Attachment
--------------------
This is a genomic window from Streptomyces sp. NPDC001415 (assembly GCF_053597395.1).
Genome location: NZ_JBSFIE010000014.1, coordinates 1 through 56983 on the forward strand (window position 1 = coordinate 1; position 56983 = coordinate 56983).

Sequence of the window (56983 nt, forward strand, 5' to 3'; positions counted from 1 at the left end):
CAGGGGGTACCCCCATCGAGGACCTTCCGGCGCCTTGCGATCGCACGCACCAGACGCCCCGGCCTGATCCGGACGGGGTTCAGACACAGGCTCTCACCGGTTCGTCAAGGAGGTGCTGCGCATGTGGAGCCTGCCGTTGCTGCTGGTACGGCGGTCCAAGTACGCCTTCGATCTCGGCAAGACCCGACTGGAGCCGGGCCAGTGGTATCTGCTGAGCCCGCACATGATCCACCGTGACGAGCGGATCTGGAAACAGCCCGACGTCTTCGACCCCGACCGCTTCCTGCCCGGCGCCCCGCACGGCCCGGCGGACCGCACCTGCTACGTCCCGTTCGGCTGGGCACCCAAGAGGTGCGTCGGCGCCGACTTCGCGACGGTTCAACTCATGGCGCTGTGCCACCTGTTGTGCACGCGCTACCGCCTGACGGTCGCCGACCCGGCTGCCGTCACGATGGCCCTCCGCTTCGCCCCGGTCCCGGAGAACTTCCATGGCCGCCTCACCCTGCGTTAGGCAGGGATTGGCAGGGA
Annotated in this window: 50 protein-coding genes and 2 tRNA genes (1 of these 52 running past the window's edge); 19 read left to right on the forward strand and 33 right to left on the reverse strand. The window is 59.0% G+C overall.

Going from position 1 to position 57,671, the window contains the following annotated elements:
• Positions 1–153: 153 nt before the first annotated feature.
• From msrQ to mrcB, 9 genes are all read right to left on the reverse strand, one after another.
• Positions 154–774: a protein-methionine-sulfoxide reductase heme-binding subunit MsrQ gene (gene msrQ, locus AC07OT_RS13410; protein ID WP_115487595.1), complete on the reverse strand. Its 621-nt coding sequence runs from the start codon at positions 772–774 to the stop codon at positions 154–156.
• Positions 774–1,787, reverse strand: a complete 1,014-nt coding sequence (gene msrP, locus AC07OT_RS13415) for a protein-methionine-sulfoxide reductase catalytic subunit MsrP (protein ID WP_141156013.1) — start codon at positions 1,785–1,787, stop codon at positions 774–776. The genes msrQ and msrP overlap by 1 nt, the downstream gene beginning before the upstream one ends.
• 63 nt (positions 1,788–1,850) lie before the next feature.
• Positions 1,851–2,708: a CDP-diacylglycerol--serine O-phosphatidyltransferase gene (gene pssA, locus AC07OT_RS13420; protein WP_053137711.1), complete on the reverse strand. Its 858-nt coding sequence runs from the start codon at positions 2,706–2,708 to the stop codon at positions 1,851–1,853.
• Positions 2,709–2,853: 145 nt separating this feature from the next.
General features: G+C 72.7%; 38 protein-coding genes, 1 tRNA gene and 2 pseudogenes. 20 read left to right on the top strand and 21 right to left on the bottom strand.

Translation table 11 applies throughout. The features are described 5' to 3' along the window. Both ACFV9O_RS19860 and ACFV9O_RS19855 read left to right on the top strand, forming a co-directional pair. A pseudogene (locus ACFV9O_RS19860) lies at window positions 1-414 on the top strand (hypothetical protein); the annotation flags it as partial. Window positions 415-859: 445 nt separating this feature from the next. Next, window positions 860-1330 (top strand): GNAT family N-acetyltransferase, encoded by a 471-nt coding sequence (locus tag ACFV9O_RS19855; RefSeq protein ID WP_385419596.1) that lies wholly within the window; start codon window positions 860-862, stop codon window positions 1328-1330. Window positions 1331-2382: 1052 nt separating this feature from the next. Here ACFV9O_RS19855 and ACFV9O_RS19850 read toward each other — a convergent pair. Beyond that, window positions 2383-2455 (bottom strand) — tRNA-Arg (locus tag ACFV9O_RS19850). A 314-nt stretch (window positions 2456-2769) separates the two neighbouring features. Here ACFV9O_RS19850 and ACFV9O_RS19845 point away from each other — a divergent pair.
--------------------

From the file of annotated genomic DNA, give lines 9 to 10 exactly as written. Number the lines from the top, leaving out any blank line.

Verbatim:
• Positions 154–774: a protein-methionine-sulfoxide reductase heme-binding subunit MsrQ gene (gene msrQ, locus AC07OT_RS13410; protein ID WP_115487595.1), complete on the reverse strand. Its 621-nt coding sequence runs from the start codon at positions 772–774 to the stop codon at positions 154–156.
• Positions 774–1,787, reverse strand: a complete 1,014-nt coding sequence (gene msrP, locus AC07OT_RS13415) for a protein-methionine-sulfoxide reductase catalytic subunit MsrP (protein ID WP_141156013.1) — start codon at positions 1,785–1,787, stop codon at positions 774–776. The genes msrQ and msrP overlap by 1 nt, the downstream gene beginning before the upstream one ends.